National Honey Bee Day- 5 Ways to celebrate

Photo by  Aaron Burden  on  Unsplash

Photo by Aaron Burden on Unsplash

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2018 is the year that the spotlight was turned to the Bee species. David Attenborogh In June claimed that if you saw a tired looking bee, to simply mixture a solution of sugar and water. It captured the nation's imaginations and hundreds of pictures all over the country of people spoon feeding bees followed. A few days later it was claimed to be a hoax, but I don't know about anyone else, my garden has had a lot more visitors since having a little pond of solution for them.

This is our bee pond. I simply put a little clay pot plate on top of the soil in one of our climbing rose plants. I mixed a solution of sugar and water and left it. It is really important that you put a few items like stones in the water as tired bees may need somewhere to stand on to drink.

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We know now that bees are dying by the thousands and scientists are still trying to figure out why. But what we do know is that if they do become extinct the vegetable and fruit section in our supermarkets will decrease by half. We rely on their pollination badly. Without their pollination our fruit and veg would be smaller and the quality very poor.

Did you know that honey is the only food on Earth that has all the substances in it to sustain life. That is pretty special!

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Bee-History; some facts you didn't know (perhaps...?!)

  1. Every major religion on Earth regards honey as special or sacred. Bees in Pre-Cloumbian society for example, were regarded as divine keepers of the gods given honey.
  2. If honey is well contained it will NEVER spoil. The Ancient Egyptians used to include honey in their tombs to sustain them on their journey to the after life. In fact, in 2015 Archeologists found honey in a 3000 year old Egyptian tomb. And guess what? IT WAS EDIBLE! *booom - mind BLOWN*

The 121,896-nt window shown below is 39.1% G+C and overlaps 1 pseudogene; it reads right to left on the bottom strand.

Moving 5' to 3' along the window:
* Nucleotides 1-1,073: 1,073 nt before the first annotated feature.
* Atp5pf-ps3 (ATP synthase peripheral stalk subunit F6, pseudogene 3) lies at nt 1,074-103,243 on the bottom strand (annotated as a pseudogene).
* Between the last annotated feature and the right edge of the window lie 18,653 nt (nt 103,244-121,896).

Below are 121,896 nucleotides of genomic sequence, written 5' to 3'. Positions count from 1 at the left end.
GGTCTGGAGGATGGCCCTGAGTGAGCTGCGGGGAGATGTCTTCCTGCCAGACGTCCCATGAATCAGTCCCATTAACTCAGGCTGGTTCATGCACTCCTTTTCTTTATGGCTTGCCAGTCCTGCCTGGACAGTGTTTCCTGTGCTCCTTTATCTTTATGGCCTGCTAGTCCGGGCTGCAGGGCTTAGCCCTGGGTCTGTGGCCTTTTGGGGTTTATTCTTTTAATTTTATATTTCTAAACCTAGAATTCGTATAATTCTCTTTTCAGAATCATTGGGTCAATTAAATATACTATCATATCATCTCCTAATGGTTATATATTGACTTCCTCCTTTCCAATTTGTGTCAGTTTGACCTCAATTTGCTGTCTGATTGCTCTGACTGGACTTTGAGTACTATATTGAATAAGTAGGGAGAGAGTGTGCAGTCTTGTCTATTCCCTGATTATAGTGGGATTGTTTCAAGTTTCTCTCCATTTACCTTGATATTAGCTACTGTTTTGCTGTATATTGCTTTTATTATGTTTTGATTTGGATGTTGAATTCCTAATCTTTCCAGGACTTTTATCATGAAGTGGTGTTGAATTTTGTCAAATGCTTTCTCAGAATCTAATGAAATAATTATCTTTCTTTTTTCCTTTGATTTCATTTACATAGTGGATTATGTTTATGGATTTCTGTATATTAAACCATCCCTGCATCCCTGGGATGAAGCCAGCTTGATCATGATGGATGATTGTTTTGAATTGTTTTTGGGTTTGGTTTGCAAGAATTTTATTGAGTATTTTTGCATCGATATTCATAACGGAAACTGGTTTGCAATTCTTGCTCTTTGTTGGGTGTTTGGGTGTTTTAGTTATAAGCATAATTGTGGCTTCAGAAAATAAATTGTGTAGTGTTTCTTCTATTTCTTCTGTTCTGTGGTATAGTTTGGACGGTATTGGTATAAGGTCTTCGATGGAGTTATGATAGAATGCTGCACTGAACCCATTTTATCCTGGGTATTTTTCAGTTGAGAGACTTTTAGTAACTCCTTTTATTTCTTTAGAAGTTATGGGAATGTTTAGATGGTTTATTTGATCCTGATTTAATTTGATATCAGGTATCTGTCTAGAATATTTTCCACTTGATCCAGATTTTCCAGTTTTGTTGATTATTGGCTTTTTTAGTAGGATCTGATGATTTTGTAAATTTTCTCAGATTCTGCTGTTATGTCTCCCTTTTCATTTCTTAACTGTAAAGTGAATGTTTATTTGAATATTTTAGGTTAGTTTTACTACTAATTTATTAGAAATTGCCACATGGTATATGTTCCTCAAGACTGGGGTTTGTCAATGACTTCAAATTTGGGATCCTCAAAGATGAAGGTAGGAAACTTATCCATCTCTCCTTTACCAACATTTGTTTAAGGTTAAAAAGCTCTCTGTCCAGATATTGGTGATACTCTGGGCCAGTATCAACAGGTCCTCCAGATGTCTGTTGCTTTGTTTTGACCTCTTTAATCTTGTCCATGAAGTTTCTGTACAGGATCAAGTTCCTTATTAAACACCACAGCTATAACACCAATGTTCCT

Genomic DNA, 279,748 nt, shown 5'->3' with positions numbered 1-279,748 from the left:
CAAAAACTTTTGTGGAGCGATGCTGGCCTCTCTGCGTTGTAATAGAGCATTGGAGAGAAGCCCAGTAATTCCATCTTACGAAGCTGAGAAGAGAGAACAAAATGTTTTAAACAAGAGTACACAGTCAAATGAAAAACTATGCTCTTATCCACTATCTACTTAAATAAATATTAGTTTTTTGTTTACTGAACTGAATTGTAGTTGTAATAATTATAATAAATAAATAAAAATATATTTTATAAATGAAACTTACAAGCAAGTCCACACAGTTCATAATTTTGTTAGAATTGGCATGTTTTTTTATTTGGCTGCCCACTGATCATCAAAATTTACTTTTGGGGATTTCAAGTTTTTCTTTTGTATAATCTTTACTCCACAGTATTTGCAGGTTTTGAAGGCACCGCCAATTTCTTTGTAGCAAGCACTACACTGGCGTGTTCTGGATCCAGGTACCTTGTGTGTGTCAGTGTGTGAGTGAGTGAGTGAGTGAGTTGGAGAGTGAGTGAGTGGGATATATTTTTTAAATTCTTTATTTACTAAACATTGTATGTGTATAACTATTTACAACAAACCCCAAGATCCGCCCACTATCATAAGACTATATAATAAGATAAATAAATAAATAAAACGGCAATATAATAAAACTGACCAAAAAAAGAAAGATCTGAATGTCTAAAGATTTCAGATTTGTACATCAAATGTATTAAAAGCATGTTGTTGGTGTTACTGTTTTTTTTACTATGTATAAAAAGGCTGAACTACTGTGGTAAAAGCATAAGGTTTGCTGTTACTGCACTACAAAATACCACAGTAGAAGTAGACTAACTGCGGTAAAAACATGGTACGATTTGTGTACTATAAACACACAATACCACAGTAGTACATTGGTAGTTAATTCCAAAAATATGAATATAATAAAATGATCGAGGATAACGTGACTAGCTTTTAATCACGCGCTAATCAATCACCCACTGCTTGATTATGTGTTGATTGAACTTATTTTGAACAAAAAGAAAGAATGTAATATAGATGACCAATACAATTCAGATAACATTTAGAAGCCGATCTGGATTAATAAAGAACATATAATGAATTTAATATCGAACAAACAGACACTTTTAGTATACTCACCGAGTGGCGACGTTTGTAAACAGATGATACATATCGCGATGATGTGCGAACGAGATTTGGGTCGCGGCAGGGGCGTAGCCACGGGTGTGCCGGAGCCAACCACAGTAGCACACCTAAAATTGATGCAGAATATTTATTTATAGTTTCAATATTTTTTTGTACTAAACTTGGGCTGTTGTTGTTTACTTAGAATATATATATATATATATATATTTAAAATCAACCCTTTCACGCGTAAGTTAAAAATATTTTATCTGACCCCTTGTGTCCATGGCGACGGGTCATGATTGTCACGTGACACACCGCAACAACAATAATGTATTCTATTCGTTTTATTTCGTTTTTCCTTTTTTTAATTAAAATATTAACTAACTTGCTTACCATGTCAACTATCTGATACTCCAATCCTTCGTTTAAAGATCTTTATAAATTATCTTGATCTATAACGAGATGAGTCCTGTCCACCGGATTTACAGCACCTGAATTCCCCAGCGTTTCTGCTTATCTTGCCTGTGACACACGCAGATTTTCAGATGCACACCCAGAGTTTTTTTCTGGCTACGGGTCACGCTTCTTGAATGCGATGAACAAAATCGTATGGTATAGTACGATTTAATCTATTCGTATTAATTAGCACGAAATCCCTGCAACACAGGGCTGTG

3. Pharaoh Pepy II used to cover a servant entirely with honey and get them to stand near him so insects would be drawn to the honeyed person and not him. 
  4. From records we know that the ancient Mayan Civilisation in South America used to harvest and cultivate honey from a stingless bee.
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Educating our Little Feet about the importance of bees is crucial, in fact I have become much more mindful myself.  Little Feet A isn't great with insects. In fact she really struggles to be near them without going into full meltdown mode. If she sees a bee or wasp near by she all but runs in the opposite direction kicking and screaming. So it has been my mission to explain to her how important they are to us. This is one reason why I decided to take both of my Little Feet to Yorkshire Lavender. Set on the top of Yorkshire's hills near York there are fields and fields of lavender and hundreds of bees FEASTING! She was nervous to begin with but eventually she got used to them. In fact it was actually Little B I had to keep an eye on as she kept trying to pick them up!

But WHY can't I pick them up...

But WHY can't I pick them up...

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